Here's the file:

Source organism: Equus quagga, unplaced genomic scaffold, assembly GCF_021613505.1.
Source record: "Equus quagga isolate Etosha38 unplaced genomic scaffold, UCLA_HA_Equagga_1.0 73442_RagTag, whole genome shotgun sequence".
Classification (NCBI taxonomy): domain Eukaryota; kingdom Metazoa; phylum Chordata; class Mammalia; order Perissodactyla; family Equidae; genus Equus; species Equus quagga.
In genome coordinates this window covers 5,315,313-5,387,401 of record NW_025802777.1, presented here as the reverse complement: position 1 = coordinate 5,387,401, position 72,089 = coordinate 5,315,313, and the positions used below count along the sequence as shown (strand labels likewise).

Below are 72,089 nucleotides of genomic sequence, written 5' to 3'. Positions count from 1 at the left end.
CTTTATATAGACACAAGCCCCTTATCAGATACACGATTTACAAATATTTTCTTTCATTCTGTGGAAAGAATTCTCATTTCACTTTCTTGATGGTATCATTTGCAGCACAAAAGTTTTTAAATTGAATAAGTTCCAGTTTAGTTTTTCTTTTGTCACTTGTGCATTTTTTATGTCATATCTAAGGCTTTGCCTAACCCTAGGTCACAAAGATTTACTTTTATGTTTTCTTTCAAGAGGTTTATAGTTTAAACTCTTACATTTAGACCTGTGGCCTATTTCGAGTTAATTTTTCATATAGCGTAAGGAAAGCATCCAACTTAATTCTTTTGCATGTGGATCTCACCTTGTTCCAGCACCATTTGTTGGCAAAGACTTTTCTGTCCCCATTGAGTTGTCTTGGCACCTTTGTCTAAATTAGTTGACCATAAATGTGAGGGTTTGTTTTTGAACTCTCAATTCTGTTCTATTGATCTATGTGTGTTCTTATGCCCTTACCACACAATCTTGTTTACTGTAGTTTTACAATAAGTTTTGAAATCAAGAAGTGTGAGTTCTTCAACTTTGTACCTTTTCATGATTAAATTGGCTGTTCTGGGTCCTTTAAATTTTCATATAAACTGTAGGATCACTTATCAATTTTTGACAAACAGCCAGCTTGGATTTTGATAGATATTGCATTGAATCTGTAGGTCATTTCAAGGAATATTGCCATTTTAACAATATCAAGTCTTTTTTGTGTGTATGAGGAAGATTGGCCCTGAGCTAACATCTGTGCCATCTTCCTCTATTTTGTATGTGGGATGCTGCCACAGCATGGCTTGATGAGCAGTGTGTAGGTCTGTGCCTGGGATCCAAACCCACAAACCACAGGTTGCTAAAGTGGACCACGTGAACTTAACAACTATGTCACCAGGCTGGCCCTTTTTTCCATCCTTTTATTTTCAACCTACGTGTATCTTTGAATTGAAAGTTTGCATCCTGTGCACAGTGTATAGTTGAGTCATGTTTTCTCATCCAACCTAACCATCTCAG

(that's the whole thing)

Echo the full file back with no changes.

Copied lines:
Source organism: Equus quagga, unplaced genomic scaffold, assembly GCF_021613505.1.
Source record: "Equus quagga isolate Etosha38 unplaced genomic scaffold, UCLA_HA_Equagga_1.0 73442_RagTag, whole genome shotgun sequence".
Classification (NCBI taxonomy): domain Eukaryota; kingdom Metazoa; phylum Chordata; class Mammalia; order Perissodactyla; family Equidae; genus Equus; species Equus quagga.
In genome coordinates this window covers 5,315,313-5,387,401 of record NW_025802777.1, presented here as the reverse complement: position 1 = coordinate 5,387,401, position 72,089 = coordinate 5,315,313, and the positions used below count along the sequence as shown (strand labels likewise).

Below are 72,089 nucleotides of genomic sequence, written 5' to 3'. Positions count from 1 at the left end.
CTTTATATAGACACAAGCCCCTTATCAGATACACGATTTACAAATATTTTCTTTCATTCTGTGGAAAGAATTCTCATTTCACTTTCTTGATGGTATCATTTGCAGCACAAAAGTTTTTAAATTGAATAAGTTCCAGTTTAGTTTTTCTTTTGTCACTTGTGCATTTTTTATGTCATATCTAAGGCTTTGCCTAACCCTAGGTCACAAAGATTTACTTTTATGTTTTCTTTCAAGAGGTTTATAGTTTAAACTCTTACATTTAGACCTGTGGCCTATTTCGAGTTAATTTTTCATATAGCGTAAGGAAAGCATCCAACTTAATTCTTTTGCATGTGGATCTCACCTTGTTCCAGCACCATTTGTTGGCAAAGACTTTTCTGTCCCCATTGAGTTGTCTTGGCACCTTTGTCTAAATTAGTTGACCATAAATGTGAGGGTTTGTTTTTGAACTCTCAATTCTGTTCTATTGATCTATGTGTGTTCTTATGCCCTTACCACACAATCTTGTTTACTGTAGTTTTACAATAAGTTTTGAAATCAAGAAGTGTGAGTTCTTCAACTTTGTACCTTTTCATGATTAAATTGGCTGTTCTGGGTCCTTTAAATTTTCATATAAACTGTAGGATCACTTATCAATTTTTGACAAACAGCCAGCTTGGATTTTGATAGATATTGCATTGAATCTGTAGGTCATTTCAAGGAATATTGCCATTTTAACAATATCAAGTCTTTTTTGTGTGTATGAGGAAGATTGGCCCTGAGCTAACATCTGTGCCATCTTCCTCTATTTTGTATGTGGGATGCTGCCACAGCATGGCTTGATGAGCAGTGTGTAGGTCTGTGCCTGGGATCCAAACCCACAAACCACAGGTTGCTAAAGTGGACCACGTGAACTTAACAACTATGTCACCAGGCTGGCCCTTTTTTCCATCCTTTTATTTTCAACCTACGTGTATCTTTGAATTGAAAGTTTGCATCCTGTGCACAGTGTATAGTTGAGTCATGTTTTCTCATCCAACCTAACCATCTCAG